Before Jurassic Park: The Works of Michael Crichton
I’ve been watching Westworld, the TV series on HBO, and I’ve been loving it. My wife came in at episode three and couldn’t take her eyes off the screen. Looking back, original 1973 film was pretty damned good, especially with Yul Brynner as the unstoppable Man in Black, sort of Terminator 1.0. When I heard they were making a series about it, I was a bit doubtful since people were messing with a classic. Screwing around with classics rarely bodes well for the material.
You can catch the full movie on YouTube.
However, after watching the first episode, I was hooked. The original film was only 88 minutes long, so we never get into the deep science edge like we do with the new TV series. Don’t worry, I won’t be giving away any spoilers here, since it’s more fun when you see it for yourself. Rather I’m interested in talking about the man who was a major force in science fiction films and novels. I mean the guy who wrote good stuff before Jurassic Park.
Here is the trailer for the film:
When I was still in school, The Andromeda Strain novel came out. Subsequently it was made into a film directed by the great Robert Wise in 1971. I read the novel before seeing the movie, and was unfortunately disappointed by the changes in the ending. In the film, one of the heroes is getting shot at by lasers, while in the book, well, it was curare darts used to kill and make sure no animals escaped a secure level of the facility. I kind of preferred the darts, though I understood why the changes in the film were deemed needed. It’s still good, though the film sort of suffers since it haven’t aged terribly well. However, I still recommend it.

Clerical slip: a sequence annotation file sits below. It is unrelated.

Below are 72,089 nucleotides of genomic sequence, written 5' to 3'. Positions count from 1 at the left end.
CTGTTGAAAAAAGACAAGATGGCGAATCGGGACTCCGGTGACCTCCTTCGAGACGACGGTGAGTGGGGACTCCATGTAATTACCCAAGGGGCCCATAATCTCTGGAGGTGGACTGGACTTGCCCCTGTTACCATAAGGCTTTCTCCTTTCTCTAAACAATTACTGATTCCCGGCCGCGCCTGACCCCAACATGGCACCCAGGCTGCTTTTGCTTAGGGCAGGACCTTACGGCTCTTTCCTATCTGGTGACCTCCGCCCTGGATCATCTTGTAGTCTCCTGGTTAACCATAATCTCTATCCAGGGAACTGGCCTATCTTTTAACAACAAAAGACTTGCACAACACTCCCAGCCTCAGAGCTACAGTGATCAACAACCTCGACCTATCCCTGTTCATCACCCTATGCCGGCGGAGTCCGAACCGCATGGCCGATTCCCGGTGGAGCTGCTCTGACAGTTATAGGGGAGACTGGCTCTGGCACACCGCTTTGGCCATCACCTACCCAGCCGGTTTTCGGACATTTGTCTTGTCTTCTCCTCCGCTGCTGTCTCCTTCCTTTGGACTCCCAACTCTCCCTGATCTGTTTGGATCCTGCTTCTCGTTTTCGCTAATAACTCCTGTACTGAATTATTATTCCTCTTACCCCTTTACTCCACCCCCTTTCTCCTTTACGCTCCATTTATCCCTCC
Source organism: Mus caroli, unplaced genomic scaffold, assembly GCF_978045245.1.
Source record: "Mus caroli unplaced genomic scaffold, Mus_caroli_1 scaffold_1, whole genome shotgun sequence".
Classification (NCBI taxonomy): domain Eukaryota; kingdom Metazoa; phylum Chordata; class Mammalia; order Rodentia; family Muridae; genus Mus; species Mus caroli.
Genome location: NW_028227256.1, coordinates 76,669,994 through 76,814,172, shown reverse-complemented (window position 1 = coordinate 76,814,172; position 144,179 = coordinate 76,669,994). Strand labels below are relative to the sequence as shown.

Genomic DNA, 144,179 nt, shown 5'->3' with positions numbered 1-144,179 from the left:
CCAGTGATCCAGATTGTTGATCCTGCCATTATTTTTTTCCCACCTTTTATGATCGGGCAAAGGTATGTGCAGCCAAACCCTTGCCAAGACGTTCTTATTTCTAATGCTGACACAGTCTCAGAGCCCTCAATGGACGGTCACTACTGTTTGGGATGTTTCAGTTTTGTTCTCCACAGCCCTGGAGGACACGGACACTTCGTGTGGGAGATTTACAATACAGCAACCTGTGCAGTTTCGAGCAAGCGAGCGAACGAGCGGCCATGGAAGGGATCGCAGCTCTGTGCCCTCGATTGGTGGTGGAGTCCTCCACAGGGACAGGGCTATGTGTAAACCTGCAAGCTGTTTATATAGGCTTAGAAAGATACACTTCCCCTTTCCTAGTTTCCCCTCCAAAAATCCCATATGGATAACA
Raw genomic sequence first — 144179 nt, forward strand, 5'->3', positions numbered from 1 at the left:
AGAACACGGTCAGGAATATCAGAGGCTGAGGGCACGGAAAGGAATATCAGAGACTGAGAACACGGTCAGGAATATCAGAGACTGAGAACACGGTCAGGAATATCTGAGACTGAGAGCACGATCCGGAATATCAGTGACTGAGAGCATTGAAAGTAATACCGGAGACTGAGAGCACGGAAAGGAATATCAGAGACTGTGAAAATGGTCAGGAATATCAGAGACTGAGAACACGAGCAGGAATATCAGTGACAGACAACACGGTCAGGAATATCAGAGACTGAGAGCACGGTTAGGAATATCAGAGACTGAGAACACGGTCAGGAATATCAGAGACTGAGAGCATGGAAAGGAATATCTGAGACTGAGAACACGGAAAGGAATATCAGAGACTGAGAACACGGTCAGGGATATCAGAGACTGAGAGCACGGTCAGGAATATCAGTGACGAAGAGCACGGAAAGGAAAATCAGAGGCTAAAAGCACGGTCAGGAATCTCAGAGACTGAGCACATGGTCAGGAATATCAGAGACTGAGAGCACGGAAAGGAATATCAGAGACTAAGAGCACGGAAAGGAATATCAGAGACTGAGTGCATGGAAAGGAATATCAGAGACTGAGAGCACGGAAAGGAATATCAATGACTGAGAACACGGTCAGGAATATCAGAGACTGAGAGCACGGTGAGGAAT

If you look at Crichton’s novels and films, you’ll see that he craved to tell stories that were on the edge of technology, showing how scientific advances may affect our lives. His works include Terminal Man, the screenplay for Coma, a neat little TV movie about a possible nerve gas attack on a city called Pursuit (if you can find it), and the terrific Great Train Robbery.
He also wrote a couple less well-known films that I liked that also rode the cusp of technology. 1981’s Looker was about computer-generated models.
1984’s Runaway was about police who must deal with robots programmed to kill. Both are okay, albeit age-worn, science fiction films.
If you can, check out these films and, better yet, Crichton’s novels. Once Jurassic Park was released, that’s when Crichton seemed to hit his stride with a whole lot of interesting and controversial ideas. Perhaps in a future post I’ll delve a bit further into Crichton’s later work.
Meanwhile, let me know which of Crichton’s works you liked the most, and which didn’t work for you.
Read and watch everything you can, Deadies! Immerse yourself in the good, bad, and awful. And above all, keep your sense of humor.